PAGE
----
Guatemalan Dogo

USD $1,000- $1,500 Price Avg.

Hunting Dogs


Cross Breed

Breed Type

Large, Giant


10-12 years


Breed Information

Group Hunting Dogs
Popularity/Rank 514
Origin Guatemala
Other Names Bullterrier Guatemalteco, Dogo Guatemalteco, Guatemalan Bull Terrier
Breed Type Cross Breed
Price (Avg.) USD $1,000- $1,500
How much does a Guatemalan Dogo cost?
According to a rough estimate, you will spend between $1,000 to $1,500 on your Guatemalan Dogo if you purchase it from a reputable breeder. If you select a dog with exceptional bloodlines, the price may be higher. The price might even be higher if the dog has already been trained. You'll usually pay less if you get a Guatemalan Dogo from a shelter.
Size Large, Giant
Weight Male: 88–99 pounds (40–45 kg),
Female: 77–88 pounds (35–40 kg)
Height Male: 21–24 inch (54–60 cm),
Female: 20–23 inch (52–58 cm)
Lifespan 10-12 years
Recognized by
Not recognized by the American Kennel Club. And Not recognized by FCI.
Purpose Protection
Date of Origin 1930s
Ancestry Unknown

Appearance & Maintenance

Coat Hard, Shiny, Smooth
Coat Colors Black & Tan
Grooming Level
Shedding Level
Eye Color Possibilities Hazel, Brown, Amber, Blue, Green
Nose Color Possibilities Black, Brown, Tan, Red, Grey
Coat Color Possibilities White, Fawn, Brindle, Black, Red, Sable, Piebald
Coat Length Medium
Coat Density Medium
Coat Texture Short and smooth
Recommended Brushes Slicker brush, pin brush, shedding blade, undercoat rake, mat comb, nail clippers.
Brushing Frequency Once a week

Breed Characteristics

Temperament Affectionate, Alert, Balanced, Caring, Fearless, Guarding, Loyal, Obedient, Reserved, Stable, Territorial, Tranquil, Vigilant
Sensitivity Level
Affection Level
Social Interaction Required
Watchdog Ability
Biting Force Low, Moderate
Impulse to Wander or Roam
Prey Drive
Tolerates Being Left Alone
Fighting Dog Not really

Good & Friendly with

Apartment Life Friendly
Stranger Friendly
Cat Friendly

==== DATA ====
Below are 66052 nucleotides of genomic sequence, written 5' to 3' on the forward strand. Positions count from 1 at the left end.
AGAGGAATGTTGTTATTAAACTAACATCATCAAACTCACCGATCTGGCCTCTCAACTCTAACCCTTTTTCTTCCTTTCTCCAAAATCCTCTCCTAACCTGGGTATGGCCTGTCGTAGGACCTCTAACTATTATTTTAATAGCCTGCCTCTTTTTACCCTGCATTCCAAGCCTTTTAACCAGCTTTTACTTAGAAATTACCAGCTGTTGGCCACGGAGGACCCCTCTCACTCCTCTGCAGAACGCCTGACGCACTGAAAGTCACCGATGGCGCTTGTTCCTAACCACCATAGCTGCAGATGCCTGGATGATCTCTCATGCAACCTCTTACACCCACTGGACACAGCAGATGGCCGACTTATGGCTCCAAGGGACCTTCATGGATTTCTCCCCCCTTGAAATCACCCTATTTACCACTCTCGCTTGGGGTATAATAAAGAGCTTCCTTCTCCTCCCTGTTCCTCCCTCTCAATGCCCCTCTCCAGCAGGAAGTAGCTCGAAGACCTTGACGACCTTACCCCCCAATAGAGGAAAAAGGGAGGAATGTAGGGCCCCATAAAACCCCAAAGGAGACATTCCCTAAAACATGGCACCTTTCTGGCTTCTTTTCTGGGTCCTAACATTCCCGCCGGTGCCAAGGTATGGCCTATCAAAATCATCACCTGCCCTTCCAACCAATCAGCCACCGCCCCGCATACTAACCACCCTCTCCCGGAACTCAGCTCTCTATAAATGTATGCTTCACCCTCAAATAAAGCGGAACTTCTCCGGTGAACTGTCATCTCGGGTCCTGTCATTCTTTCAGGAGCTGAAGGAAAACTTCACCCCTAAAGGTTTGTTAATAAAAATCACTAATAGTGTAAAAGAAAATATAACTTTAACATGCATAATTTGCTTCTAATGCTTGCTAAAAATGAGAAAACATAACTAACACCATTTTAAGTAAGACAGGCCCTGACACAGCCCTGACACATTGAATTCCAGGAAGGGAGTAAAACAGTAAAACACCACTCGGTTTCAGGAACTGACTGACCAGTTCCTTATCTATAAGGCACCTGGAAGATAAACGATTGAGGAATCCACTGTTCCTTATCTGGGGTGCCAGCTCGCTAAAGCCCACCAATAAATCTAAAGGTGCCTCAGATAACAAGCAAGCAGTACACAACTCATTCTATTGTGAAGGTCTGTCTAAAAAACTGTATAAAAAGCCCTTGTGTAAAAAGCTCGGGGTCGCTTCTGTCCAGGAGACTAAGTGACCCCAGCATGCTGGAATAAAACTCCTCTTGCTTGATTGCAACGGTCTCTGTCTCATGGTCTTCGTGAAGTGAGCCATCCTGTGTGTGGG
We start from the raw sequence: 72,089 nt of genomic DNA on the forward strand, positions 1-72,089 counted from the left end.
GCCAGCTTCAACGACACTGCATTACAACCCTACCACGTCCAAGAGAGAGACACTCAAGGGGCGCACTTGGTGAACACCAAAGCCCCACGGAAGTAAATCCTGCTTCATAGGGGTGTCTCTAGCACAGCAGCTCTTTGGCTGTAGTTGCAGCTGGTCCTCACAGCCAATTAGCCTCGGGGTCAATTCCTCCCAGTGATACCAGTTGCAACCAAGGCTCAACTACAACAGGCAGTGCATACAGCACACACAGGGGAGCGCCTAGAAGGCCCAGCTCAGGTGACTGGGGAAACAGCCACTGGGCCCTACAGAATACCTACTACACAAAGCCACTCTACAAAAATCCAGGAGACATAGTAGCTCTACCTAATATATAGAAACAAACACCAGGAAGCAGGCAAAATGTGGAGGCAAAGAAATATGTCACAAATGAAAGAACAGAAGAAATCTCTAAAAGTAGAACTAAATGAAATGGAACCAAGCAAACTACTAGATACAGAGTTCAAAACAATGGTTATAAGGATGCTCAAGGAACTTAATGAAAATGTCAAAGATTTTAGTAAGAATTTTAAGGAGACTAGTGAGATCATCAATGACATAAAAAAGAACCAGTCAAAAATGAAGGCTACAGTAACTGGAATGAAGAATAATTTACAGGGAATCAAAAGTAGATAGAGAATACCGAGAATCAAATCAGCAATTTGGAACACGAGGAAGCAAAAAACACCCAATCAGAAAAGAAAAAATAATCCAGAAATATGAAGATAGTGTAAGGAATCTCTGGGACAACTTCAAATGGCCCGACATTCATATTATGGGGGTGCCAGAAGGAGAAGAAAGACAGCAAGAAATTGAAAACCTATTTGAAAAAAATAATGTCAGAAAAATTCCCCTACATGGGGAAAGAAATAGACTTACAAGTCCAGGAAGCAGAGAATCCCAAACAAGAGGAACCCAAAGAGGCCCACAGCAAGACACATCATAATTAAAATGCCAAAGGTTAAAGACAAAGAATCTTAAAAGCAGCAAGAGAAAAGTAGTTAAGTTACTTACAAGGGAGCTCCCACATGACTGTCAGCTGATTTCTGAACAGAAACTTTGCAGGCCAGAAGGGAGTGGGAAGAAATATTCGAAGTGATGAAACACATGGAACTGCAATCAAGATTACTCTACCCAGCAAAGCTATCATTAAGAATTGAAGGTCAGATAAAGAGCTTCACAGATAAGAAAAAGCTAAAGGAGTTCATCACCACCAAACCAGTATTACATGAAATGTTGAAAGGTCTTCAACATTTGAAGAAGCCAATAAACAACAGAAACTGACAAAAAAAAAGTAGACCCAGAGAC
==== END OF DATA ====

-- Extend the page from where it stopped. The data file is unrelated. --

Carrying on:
Dog Friendly
Office Friendly No
Senior Citizens Friendly
Pet Friendly
Friendly with First Time Owners Yes
Service Dog Not really
Therapy Dog Not really
Detection, Sniffer or Security Dog Not really
Search and Rescue Dog (SAR) Not really
Boat Dog Not really
Cart Pulling or Drafting Dog Yes

Health Elements

Health Issues
Hypoallergenic No
Energy Level
Exercise Required
Sleeping Required
Weight Gain Potential
Weather & Climate Prefers warm weather
Stinkiness Medium
Drooling tendency
Activity Level High
Rec. Walk Mileage Per Week 20 miles
Minutes of Activity Per Day 30-60 minutes

Food & Costing

Avg. Daily Food 6 to 8 cups of high-quality dry food a day, divided into two meals.
Cups Per Day 2.5 cups
Daily Cost $20-$30
Monthly Cost $50-$100


Gestation Duration 60-64 days
How often can the Guatemalan Dogo have a litter? Once a year.
Litter Size 4-8 puppies (Once a year.)


The Guatemalan Dogo is a large, muscular breed of dog that originated in Guatemala. It is a loyal and protective breed that makes an excellent guard dog. The Guatemalan Dogo has a short, thick coat that comes in various colors including white, black, brown, and brindle. The average lifespan of the Guatemalan Dogo is 10-12 years.

The size of the Guatemalan Dogo varies depending on its gender; males typically weigh between 80-100 pounds while females weigh between 70-90 pounds. The height of the breed ranges from 24-28 inches for males and 22-26 inches for females.